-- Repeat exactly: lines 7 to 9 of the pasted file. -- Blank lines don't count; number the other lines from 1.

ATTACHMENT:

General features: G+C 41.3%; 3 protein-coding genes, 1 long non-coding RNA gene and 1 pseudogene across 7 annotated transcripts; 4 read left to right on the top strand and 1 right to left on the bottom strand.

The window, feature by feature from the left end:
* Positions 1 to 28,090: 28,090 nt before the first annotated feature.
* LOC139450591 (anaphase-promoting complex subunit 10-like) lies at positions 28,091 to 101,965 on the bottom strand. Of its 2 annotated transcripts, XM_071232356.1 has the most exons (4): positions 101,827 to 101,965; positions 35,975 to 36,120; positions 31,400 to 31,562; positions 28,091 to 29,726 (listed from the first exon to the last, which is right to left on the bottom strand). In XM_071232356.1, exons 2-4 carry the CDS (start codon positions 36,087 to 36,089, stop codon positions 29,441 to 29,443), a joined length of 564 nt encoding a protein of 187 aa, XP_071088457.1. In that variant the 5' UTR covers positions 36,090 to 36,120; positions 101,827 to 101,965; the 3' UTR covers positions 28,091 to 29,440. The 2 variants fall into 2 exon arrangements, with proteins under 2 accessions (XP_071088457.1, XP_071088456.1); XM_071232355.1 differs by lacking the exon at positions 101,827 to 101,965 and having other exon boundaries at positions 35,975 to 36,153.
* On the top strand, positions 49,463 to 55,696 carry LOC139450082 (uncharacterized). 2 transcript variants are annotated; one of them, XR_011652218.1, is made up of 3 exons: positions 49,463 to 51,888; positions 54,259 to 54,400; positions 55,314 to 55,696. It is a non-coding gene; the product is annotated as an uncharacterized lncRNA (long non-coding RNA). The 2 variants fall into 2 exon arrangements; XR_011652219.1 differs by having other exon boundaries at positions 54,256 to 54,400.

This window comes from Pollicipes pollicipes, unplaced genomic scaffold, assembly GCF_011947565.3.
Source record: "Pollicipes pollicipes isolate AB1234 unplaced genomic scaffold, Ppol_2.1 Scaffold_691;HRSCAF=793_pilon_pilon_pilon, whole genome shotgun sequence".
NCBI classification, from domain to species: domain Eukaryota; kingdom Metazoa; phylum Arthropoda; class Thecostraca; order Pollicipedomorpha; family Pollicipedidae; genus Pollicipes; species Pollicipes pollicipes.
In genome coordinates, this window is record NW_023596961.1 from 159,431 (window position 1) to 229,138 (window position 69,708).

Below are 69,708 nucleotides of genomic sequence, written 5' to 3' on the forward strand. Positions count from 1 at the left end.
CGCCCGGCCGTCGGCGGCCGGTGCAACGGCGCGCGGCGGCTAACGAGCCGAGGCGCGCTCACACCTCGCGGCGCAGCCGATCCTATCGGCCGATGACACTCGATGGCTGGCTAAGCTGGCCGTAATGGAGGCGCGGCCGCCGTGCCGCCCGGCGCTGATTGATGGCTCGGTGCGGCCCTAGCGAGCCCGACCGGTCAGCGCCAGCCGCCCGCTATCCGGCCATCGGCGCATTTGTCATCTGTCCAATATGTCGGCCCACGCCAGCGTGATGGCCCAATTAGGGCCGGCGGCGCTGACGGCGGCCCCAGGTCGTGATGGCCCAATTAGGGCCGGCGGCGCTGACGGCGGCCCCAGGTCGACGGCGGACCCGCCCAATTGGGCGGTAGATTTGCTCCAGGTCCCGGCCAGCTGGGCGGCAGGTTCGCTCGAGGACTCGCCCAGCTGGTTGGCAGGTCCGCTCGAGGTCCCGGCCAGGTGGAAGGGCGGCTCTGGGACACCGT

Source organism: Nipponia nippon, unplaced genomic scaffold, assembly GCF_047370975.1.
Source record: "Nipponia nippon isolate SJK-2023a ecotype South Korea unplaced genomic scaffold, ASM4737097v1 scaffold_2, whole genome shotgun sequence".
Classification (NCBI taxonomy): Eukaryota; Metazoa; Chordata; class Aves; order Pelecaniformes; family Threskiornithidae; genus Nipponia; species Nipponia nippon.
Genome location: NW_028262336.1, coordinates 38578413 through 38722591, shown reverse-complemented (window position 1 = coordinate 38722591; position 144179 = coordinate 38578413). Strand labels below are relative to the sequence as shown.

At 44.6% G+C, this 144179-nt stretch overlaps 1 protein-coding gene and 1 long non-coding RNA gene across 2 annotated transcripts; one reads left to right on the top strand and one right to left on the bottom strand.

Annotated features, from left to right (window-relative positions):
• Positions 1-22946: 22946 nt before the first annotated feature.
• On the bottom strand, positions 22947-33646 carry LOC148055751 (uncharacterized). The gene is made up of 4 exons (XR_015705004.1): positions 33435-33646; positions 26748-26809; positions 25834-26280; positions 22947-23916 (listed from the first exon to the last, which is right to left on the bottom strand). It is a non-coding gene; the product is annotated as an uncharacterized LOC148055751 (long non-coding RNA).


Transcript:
Source record: "Pollicipes pollicipes isolate AB1234 unplaced genomic scaffold, Ppol_2.1 Scaffold_691;HRSCAF=793_pilon_pilon_pilon, whole genome shotgun sequence".
NCBI classification, from domain to species: domain Eukaryota; kingdom Metazoa; phylum Arthropoda; class Thecostraca; order Pollicipedomorpha; family Pollicipedidae; genus Pollicipes; species Pollicipes pollicipes.
In genome coordinates, this window is record NW_023596961.1 from 159,431 (window position 1) to 229,138 (window position 69,708).